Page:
GOLDEN COMPASS -- NARNIA IT'S NOT
Commentary By Don Feder
Unlike Yamamoto's attempt to sink the U.S. Pacific Fleet, there isn't much bang to "The Golden Compass." The $150-million blockbuster (actually, it would have a hard time busting a street sign, let alone an entire block) is as flat as cola left in a glass overnight -- as stale as a week-old bologna sandwich.
The first in a planned cinematic trilogy intended to rival "The Lion, The Witch and The Wardrobe" and "The Lord of The Rings," "Compass" may turn out to be the "Heaven's Gate" of juvenile fantasy films.
The movie is based on a series of children's books ("His Dark Materials"), by British writer Philip Pullman, that are rabidly anti-faith. Pullman is an atheist who makes Richard Dawkins and Christopher Hitchens seem calm by comparison.
"I don't think it's possible there is a God,"
In this regard,
"The Golden Compass" is a devious project that has enlisted powerful allies. Everyone from Random House (publisher of
So as not to offend families at the outset,
While the books make it clear that the evil Magisterium is a Calvinized Catholic Church (demonstrating
Still, there are echoes of the books' anti-religious theme. Agents of The Magisterium refer to certain ideas as "heresy." Unknown to most 8-year-old moviegoers, "Magisterium" refers to the teaching authority of the Catholic Church embodied in the episcopacy.
If "The Golden Compass" succeeds,
Director Chris Weitz (the genius who brought us "American Pie") told MTV MovieBlogs.com: "The whole point, to me, of ensuring that 'The Golden Compass' is a financial success is so that we have a solid foundation on which to deliver a faithful, more literal adaptation of the second and third books. This is important: whereas 'The Golden Compass' had to be introduced to the public carefully, the religious (anti-religious) themes in the second and third movies can't be minimized without destroying the spirit of these books."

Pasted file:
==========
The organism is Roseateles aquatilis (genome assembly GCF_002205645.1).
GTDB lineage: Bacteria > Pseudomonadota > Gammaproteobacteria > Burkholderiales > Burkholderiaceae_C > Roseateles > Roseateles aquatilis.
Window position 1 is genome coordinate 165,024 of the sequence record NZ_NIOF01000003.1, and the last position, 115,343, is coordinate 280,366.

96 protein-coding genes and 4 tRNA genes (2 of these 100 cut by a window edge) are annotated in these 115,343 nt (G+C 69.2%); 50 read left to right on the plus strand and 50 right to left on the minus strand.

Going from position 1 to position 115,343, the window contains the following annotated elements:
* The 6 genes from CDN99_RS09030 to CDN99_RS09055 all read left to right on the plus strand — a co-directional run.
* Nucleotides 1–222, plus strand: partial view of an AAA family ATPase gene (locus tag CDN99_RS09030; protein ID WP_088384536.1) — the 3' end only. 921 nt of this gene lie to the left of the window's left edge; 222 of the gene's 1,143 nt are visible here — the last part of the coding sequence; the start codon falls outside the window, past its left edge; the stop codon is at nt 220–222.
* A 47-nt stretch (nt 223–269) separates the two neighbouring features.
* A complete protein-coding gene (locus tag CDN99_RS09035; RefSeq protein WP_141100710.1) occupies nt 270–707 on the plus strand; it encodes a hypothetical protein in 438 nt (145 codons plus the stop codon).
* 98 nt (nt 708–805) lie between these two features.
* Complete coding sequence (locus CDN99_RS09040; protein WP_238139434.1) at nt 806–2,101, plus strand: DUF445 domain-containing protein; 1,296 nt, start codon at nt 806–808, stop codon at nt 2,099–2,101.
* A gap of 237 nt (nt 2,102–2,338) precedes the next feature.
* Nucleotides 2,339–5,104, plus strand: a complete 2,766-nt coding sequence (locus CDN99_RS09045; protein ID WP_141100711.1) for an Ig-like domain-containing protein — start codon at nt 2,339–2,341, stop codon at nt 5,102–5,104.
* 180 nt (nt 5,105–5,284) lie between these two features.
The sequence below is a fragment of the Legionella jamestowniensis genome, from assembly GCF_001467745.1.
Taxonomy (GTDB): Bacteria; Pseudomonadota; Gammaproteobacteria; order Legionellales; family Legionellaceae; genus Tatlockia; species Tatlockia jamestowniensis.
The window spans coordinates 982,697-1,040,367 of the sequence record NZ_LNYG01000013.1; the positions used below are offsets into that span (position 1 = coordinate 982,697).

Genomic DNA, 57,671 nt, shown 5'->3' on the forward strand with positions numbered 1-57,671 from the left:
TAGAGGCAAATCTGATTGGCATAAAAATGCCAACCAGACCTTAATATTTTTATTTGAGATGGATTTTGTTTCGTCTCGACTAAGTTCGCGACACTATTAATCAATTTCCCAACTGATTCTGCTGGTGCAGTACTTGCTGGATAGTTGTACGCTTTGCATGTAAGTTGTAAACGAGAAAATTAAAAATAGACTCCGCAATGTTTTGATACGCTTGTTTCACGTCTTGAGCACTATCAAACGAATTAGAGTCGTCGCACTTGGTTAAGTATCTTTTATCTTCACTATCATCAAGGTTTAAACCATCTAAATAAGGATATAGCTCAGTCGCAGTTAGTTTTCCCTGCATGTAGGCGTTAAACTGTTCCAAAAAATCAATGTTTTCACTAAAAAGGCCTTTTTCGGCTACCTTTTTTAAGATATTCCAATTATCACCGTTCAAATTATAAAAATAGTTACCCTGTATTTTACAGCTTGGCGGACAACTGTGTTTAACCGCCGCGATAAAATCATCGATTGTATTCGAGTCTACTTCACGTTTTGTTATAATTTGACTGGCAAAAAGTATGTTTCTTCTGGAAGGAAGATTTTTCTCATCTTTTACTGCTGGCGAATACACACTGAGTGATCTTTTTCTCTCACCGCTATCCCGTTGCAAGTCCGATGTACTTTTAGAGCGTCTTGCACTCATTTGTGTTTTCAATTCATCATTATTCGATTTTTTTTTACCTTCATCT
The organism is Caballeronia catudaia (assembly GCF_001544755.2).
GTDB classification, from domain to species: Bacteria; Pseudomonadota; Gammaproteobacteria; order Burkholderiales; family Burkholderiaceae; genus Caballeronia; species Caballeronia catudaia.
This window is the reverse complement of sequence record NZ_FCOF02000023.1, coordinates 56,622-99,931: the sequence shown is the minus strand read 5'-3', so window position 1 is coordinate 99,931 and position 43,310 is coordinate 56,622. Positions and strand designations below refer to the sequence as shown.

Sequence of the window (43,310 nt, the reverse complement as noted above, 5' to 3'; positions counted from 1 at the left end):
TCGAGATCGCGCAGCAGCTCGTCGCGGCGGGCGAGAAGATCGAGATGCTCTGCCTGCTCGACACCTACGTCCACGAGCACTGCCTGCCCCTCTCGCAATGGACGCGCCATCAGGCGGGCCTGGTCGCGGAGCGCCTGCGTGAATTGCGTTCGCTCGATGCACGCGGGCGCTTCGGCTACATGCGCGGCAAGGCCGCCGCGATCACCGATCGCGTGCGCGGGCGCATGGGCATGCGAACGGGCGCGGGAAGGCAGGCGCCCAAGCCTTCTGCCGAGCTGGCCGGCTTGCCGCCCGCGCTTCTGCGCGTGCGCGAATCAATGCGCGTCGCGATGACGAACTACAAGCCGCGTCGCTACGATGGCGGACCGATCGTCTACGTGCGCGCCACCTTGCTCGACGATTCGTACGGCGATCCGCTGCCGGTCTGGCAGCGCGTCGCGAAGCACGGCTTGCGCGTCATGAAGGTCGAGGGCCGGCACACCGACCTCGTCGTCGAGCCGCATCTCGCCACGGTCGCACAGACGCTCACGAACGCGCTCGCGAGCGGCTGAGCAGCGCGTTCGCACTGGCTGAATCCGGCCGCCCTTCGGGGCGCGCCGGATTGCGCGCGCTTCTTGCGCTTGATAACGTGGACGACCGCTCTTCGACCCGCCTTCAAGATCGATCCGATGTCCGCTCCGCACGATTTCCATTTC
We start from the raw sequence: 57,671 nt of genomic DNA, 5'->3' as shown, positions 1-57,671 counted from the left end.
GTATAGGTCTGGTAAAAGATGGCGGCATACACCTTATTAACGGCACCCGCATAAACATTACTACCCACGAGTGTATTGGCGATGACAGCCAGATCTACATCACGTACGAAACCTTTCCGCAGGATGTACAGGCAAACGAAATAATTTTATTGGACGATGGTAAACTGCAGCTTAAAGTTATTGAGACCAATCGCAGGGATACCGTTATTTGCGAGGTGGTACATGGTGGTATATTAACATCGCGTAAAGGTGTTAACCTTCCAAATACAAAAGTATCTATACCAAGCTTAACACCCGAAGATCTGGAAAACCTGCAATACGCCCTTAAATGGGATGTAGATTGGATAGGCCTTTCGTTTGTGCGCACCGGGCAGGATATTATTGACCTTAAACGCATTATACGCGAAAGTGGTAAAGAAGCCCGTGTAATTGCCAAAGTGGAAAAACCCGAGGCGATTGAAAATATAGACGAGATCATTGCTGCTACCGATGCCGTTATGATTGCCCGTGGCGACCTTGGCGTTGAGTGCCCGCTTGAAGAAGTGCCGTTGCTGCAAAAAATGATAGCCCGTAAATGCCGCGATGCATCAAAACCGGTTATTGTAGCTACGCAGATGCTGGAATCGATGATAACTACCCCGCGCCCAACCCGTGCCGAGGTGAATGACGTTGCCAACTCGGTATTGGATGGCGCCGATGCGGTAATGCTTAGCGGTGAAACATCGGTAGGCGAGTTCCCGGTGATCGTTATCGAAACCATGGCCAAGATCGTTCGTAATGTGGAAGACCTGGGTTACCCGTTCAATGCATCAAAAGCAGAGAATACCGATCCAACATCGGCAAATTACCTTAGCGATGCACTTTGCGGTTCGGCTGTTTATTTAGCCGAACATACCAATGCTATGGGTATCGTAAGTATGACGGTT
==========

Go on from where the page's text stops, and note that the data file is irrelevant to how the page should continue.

Thus, the movie is chock-a-block full of cute, talking animals (external reflections of the human soul), armored polar bears, valiant flying gypsies, good witches, and even poor Sam Elliot typecast as the wise, folksy ole hombre (but looking like he'd rather be in a sequel to "The Big Lebowski").
"The Golden Compass" (movie, not book) may be mostly innocuous. It's also insipid. As the wicked Mrs. Coulter, agent of The Magisterium, Nicole Kidman looks and feels as sinister as a Vogue model. This is thin gruel next to Tilda Swinton's menacing, manipulative White Witch in "The Chronicles of Narnia." Even the young heroine (actress Dakota Blue Richards) comes across more bratty and petulant than spunky. Its lack of luster is reflected in receipts. "Compass" bombed on its opening weekend. In the
There's nothing tentative about
Various characters instruct young readers that: "The Christian religion is a very powerful and convincing mistake, that's all," and "In every world, the agents of the Authority (Magisterium) are sacrificing children to their cruel god!"
The Magisterium experiments on children, separating them from their animal spirits (called daemons) and turning them into zombies, in an attempt to create a more compliant, docile populace. Sounds like public education.
Mark Morford, who spews for the San Francisco Chronicle, is a huge
Morford is borderline delirious over
Secularists never want to control or manipulate, which is why we have the progressive income tax, campus speech codes, hate-crimes legislation and the cult of global warming.